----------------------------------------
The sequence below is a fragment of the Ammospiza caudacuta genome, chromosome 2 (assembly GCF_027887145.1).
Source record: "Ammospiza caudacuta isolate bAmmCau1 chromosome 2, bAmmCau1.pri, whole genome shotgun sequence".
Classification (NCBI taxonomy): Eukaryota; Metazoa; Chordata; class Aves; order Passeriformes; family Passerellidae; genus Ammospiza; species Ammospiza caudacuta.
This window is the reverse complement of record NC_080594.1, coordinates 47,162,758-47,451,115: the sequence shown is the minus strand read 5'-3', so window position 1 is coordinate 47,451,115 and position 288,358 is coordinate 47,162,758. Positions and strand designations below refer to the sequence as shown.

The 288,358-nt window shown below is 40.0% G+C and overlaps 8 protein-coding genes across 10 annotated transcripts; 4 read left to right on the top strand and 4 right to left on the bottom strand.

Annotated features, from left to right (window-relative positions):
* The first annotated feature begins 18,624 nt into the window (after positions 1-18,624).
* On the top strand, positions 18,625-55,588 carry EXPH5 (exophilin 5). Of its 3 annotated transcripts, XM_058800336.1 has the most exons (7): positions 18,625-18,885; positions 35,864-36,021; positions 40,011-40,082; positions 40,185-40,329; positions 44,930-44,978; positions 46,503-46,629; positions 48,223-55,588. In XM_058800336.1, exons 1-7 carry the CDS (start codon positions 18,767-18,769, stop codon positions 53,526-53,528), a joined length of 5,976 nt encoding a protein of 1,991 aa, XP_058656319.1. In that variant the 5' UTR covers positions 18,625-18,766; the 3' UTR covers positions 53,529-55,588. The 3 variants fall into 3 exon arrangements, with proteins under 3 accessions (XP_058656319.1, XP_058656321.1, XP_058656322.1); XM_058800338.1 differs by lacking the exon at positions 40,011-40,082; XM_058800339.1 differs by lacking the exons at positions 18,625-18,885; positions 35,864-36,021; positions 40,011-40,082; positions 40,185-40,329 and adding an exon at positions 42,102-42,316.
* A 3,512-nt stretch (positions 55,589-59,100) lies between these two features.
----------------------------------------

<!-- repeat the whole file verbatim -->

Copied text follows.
The sequence below is a fragment of the Ammospiza caudacuta genome, chromosome 2 (assembly GCF_027887145.1).
Source record: "Ammospiza caudacuta isolate bAmmCau1 chromosome 2, bAmmCau1.pri, whole genome shotgun sequence".
Classification (NCBI taxonomy): Eukaryota; Metazoa; Chordata; class Aves; order Passeriformes; family Passerellidae; genus Ammospiza; species Ammospiza caudacuta.
This window is the reverse complement of record NC_080594.1, coordinates 47,162,758-47,451,115: the sequence shown is the minus strand read 5'-3', so window position 1 is coordinate 47,451,115 and position 288,358 is coordinate 47,162,758. Positions and strand designations below refer to the sequence as shown.

The 288,358-nt window shown below is 40.0% G+C and overlaps 8 protein-coding genes across 10 annotated transcripts; 4 read left to right on the top strand and 4 right to left on the bottom strand.

Annotated features, from left to right (window-relative positions):
* The first annotated feature begins 18,624 nt into the window (after positions 1-18,624).
* On the top strand, positions 18,625-55,588 carry EXPH5 (exophilin 5). Of its 3 annotated transcripts, XM_058800336.1 has the most exons (7): positions 18,625-18,885; positions 35,864-36,021; positions 40,011-40,082; positions 40,185-40,329; positions 44,930-44,978; positions 46,503-46,629; positions 48,223-55,588. In XM_058800336.1, exons 1-7 carry the CDS (start codon positions 18,767-18,769, stop codon positions 53,526-53,528), a joined length of 5,976 nt encoding a protein of 1,991 aa, XP_058656319.1. In that variant the 5' UTR covers positions 18,625-18,766; the 3' UTR covers positions 53,529-55,588. The 3 variants fall into 3 exon arrangements, with proteins under 3 accessions (XP_058656319.1, XP_058656321.1, XP_058656322.1); XM_058800338.1 differs by lacking the exon at positions 40,011-40,082; XM_058800339.1 differs by lacking the exons at positions 18,625-18,885; positions 35,864-36,021; positions 40,011-40,082; positions 40,185-40,329 and adding an exon at positions 42,102-42,316.
* A 3,512-nt stretch (positions 55,589-59,100) lies between these two features.